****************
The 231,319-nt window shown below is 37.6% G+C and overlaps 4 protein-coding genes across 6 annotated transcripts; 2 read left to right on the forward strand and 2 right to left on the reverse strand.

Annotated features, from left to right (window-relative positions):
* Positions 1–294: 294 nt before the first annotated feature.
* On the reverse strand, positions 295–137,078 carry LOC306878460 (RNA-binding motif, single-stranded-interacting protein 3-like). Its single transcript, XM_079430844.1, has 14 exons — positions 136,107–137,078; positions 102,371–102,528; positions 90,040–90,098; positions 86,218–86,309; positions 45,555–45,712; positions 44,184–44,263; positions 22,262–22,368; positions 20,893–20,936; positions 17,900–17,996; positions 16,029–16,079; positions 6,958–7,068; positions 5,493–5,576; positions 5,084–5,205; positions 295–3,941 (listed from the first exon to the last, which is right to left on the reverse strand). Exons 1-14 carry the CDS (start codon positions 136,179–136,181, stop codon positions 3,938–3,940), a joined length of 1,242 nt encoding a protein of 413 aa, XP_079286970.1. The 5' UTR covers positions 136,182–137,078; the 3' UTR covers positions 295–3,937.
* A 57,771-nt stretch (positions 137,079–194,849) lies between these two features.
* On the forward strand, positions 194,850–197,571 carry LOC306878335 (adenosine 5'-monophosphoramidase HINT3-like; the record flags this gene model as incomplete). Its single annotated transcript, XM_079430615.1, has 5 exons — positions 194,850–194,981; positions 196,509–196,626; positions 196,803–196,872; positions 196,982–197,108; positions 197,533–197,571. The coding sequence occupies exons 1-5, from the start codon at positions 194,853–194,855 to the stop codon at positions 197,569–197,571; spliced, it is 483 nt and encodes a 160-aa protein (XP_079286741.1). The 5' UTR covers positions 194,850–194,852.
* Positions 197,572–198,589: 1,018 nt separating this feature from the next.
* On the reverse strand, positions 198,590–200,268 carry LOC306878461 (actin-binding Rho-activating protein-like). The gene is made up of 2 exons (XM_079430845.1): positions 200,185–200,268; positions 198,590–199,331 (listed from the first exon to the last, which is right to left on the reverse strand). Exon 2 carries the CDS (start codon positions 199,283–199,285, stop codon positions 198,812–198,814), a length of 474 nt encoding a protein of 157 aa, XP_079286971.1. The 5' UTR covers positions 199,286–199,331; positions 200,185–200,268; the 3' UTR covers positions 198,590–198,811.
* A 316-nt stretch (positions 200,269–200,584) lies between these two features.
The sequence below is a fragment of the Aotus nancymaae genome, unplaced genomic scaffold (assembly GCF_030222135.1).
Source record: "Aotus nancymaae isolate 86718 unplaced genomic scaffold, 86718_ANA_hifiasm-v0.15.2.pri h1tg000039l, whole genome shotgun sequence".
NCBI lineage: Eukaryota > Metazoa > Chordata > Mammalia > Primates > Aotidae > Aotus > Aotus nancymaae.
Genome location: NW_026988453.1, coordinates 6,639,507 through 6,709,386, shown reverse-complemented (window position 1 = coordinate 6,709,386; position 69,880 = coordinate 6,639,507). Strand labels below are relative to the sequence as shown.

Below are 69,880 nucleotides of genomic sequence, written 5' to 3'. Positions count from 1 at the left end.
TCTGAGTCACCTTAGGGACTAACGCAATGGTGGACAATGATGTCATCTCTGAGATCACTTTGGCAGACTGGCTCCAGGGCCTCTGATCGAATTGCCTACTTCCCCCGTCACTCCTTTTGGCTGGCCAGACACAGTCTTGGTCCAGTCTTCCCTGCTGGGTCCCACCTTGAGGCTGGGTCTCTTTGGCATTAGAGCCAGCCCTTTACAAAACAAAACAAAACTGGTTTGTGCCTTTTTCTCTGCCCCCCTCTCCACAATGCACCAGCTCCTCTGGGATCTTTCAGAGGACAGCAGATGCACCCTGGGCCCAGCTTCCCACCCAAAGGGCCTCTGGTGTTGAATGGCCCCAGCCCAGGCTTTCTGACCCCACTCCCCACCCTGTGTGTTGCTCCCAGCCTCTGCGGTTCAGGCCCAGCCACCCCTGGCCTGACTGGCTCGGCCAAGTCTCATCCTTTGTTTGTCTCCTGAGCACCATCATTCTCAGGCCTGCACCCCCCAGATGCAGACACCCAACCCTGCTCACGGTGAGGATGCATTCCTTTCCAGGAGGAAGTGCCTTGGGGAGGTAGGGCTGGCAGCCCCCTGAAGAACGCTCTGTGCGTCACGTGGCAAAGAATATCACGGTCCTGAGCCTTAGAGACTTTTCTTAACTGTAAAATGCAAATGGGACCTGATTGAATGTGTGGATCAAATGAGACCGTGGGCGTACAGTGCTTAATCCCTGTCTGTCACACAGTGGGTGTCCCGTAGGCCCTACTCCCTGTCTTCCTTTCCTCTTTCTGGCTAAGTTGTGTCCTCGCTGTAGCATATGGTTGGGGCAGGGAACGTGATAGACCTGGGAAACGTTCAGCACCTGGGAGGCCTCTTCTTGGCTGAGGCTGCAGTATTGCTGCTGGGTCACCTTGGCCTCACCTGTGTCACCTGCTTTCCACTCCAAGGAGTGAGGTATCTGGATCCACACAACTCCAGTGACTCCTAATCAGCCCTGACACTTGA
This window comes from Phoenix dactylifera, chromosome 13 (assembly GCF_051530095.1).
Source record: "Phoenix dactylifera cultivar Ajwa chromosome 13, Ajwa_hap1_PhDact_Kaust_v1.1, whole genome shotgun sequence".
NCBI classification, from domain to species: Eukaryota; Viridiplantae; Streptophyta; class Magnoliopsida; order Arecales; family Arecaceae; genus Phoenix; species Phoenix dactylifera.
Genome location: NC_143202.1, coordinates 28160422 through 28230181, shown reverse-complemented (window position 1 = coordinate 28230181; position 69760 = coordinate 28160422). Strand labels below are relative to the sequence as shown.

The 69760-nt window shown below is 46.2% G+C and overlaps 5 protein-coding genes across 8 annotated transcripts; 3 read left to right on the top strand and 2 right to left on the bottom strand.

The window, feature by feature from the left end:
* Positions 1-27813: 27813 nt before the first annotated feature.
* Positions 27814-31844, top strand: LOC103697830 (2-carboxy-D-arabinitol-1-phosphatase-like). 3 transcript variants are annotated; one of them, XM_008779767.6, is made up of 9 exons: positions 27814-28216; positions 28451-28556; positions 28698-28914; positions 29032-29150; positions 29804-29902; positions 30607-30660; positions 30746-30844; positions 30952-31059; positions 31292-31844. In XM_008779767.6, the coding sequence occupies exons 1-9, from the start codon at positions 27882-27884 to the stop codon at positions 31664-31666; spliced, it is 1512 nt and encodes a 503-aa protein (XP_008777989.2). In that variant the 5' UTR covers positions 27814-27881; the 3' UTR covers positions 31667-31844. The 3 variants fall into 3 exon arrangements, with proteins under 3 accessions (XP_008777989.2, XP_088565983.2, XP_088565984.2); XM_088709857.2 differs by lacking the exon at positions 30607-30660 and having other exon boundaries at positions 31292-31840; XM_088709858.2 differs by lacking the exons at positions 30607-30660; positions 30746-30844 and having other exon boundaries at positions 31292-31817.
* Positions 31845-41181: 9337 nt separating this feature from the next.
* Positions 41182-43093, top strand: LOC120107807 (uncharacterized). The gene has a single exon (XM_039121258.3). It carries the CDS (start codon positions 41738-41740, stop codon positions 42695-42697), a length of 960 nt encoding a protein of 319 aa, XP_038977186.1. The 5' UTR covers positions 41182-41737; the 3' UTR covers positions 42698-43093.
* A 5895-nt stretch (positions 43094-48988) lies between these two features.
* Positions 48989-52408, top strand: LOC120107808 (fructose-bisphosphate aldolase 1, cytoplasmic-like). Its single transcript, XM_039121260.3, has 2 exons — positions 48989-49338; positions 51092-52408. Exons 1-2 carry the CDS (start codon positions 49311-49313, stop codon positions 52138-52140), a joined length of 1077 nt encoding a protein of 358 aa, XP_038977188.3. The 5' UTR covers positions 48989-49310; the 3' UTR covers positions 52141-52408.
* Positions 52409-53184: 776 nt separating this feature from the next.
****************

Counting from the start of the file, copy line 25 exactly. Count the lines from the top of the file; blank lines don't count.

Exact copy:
* Positions 41182-43093, top strand: LOC120107807 (uncharacterized). The gene has a single exon (XM_039121258.3). It carries the CDS (start codon positions 41738-41740, stop codon positions 42695-42697), a length of 960 nt encoding a protein of 319 aa, XP_038977186.1. The 5' UTR covers positions 41182-41737; the 3' UTR covers positions 42698-43093.